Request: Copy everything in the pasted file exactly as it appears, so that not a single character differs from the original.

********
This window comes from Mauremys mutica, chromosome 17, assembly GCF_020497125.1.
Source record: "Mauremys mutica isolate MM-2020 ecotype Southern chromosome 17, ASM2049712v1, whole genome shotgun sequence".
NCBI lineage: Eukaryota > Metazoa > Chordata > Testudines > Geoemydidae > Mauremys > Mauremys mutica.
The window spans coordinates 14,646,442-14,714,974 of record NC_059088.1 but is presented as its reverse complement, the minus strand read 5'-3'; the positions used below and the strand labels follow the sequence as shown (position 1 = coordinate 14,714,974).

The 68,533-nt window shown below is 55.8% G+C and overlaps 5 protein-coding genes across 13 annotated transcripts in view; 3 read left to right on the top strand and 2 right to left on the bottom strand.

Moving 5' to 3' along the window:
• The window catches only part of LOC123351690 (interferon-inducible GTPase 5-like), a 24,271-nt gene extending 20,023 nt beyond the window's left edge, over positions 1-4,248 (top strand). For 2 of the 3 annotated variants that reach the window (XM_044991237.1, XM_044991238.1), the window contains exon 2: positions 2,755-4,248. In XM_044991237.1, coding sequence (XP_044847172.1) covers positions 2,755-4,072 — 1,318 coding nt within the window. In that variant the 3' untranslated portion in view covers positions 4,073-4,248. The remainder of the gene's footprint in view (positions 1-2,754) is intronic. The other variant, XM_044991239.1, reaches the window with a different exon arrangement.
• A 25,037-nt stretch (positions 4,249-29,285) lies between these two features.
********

This window comes from Mauremys mutica, chromosome 17, assembly GCF_020497125.1.
Source record: "Mauremys mutica isolate MM-2020 ecotype Southern chromosome 17, ASM2049712v1, whole genome shotgun sequence".
NCBI lineage: Eukaryota > Metazoa > Chordata > Testudines > Geoemydidae > Mauremys > Mauremys mutica.
The window spans coordinates 14,646,442-14,714,974 of record NC_059088.1 but is presented as its reverse complement, the minus strand read 5'-3'; the positions used below and the strand labels follow the sequence as shown (position 1 = coordinate 14,714,974).

The 68,533-nt window shown below is 55.8% G+C and overlaps 5 protein-coding genes across 13 annotated transcripts in view; 3 read left to right on the top strand and 2 right to left on the bottom strand.

Moving 5' to 3' along the window:
• The window catches only part of LOC123351690 (interferon-inducible GTPase 5-like), a 24,271-nt gene extending 20,023 nt beyond the window's left edge, over positions 1-4,248 (top strand). For 2 of the 3 annotated variants that reach the window (XM_044991237.1, XM_044991238.1), the window contains exon 2: positions 2,755-4,248. In XM_044991237.1, coding sequence (XP_044847172.1) covers positions 2,755-4,072 — 1,318 coding nt within the window. In that variant the 3' untranslated portion in view covers positions 4,073-4,248. The remainder of the gene's footprint in view (positions 1-2,754) is intronic. The other variant, XM_044991239.1, reaches the window with a different exon arrangement.
• A 25,037-nt stretch (positions 4,249-29,285) lies between these two features.